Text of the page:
While not wishing to be bound by theory, it is believed that light therapy photobiologically causes increased cellular metabolism and nitric oxide causes vasodilation. Specific wavelengths of isolated and/or monochromatic light activate cellular metabolism catalyzing the movement of blood and nutrients into cells, thus providing new blood and removing toxins at a faster rate than would otherwise occur. When this photobiological therapy is done in the context of high levels of nitric oxide, the functionally of the light is increased, in turn hyper-accelerating the healing response.
 Unless defined otherwise, all technical and scientific terms used herein have the same meaning as commonly understood by one of ordinary skill in the art to which this invention belongs. Although any methods and materials similar or equivalent to those described herein can be used in the practice or testing of the present invention, several embodiments with regards to methods and materials are described herein. As used herein, each of the following terms has the meaning associated with it in this section.
 The articles "a" and "an" are used herein to refer to one or to more than one (i.e. to at least one) of the grammatical object of the article. By way of example, "a supplement" means one supplement or more than one supplement.
 The term "about," as used herein, means approximately, in the region of, roughly, or around. When the term "about" is used in conjunction with a numerical range, it modifies that range by extending the boundaries above and below the numerical values set forth. In general, the term "about" is used herein to modify a numerical value above and below the stated value by a variance of 10%. In one aspect, the term "about" means plus or minus 20% of the numerical value of the number with which it is being used. Therefore, about 50% means in the range of 45%-55%. Numerical ranges recited herein by endpoints include all numbers and fractions subsumed within that range (e.g. 1 to 5 includes 1, 1.5, 2, 2.75, 3, 3.90, 4, and 5). It is also to be understood that all numbers and fractions thereof are presumed to be modified by the term "about."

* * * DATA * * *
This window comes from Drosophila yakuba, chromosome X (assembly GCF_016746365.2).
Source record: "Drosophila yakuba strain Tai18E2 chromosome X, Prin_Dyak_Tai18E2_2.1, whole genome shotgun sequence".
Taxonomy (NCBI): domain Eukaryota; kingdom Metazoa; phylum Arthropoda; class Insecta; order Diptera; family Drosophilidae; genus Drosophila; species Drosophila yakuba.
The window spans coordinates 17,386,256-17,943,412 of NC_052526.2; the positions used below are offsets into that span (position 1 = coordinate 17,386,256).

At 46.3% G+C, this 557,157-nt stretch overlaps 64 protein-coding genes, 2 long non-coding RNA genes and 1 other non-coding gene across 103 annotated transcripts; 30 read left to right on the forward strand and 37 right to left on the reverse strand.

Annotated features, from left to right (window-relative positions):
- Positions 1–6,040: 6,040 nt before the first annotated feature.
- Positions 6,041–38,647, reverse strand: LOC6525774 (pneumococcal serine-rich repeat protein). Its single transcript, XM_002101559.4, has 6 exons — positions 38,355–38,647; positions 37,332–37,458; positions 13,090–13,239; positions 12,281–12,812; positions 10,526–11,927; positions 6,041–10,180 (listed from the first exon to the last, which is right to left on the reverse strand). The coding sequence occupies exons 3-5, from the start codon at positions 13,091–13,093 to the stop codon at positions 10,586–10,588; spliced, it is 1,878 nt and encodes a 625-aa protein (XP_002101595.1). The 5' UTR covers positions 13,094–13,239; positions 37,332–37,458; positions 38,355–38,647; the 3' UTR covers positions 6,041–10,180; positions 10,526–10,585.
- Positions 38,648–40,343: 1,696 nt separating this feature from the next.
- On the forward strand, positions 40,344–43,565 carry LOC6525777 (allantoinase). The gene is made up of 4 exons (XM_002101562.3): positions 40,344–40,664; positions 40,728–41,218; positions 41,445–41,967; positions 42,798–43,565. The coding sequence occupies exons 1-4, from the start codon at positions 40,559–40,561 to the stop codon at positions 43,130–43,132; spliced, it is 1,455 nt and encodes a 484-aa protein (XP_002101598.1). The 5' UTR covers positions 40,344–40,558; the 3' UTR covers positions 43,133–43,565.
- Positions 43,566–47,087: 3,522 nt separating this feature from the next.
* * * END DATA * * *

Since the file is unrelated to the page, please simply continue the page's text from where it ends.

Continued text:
The terms "comprises", "comprising", and the like can have the meaning ascribed to them in U.S. Patent Law and can mean "includes", "including" and the like. As used herein, "including" or "includes" or the like means including, without limitation.
 An "effective amount" generally means an amount that provides the desired local or systemic effect and/or performance. For example, an "effective amount" of a nitric oxide activator or an "effective amount" of light application, is an amount effective to accelerate or improve the healing of a wound.
 As used herein, the term "healing" is the process of the restoration of tissue to its natural state from a wounded state. Healing involves the repair of living tissue, organs or the biological system as a whole and resumption of normal functioning. During healing, cells in the body regenerate and repair to reduce the size of a damaged or necrotic wound area and replace it with new living tissue. The replacement can happen in two ways: by regeneration in which necrotic cells are replaced by new cells that form similar tissue as was originally there; or by repair in which injured tissue is replaced with scar tissue. "Healing" may be indicated by a decrease in wound size, numbers of necrotic cells compared to numbers of new or scar tissue cells, or a change in a patient's perception of pain or other symptom associated with a wound.
 As used herein, the term "light therapy," also known as "phototherapy," consists of exposure to daylight or to specific wavelengths of light to result in one or more photobiological effects. Light therapy may be carried out with the use of lasers, light-emitting diodes, fluorescent lamps, dichroic lamps or exposure to sunlight.
 As used herein, "photobiology," "photobiological response" and "photobiological treatment" refer to biological phenomena resulting from exposure to light. Photobiological responses are the result of chemical and/or physical changes induced in biological systems by exposure to light. In some embodiments, a photobiological response is an improvement, such as acceleration, in wound healing, and photobiological treatment is the treatment carried out to cause such a response.
 A "subject" or "patient" is a vertebrate, including a mammal, such as a human. Mammals include, but are not limited to, humans, farm animals, sport animals and pets.
 As used herein, the terms "supplement," "drug," "agent," "compound," and "activator" encompass any composition of matter or mixture which provides some pharmacologic effect that can be demonstrated in vivo or in vitro. This includes small molecules, nucleic acids, antibodies, microbiologicals, vaccines, vitamins, and other beneficial agents. As used herein, the terms further include any physiologically or pharmacologically active substance that produces a localized or systemic effect in a patient. In some embodiments, the pharmacologic effect is production of nitric oxide. In some embodiments, the pharmacologic effect is activation of nitric oxide. In other embodiments, the pharmacologic effect is increased metabolism of nitric oxide.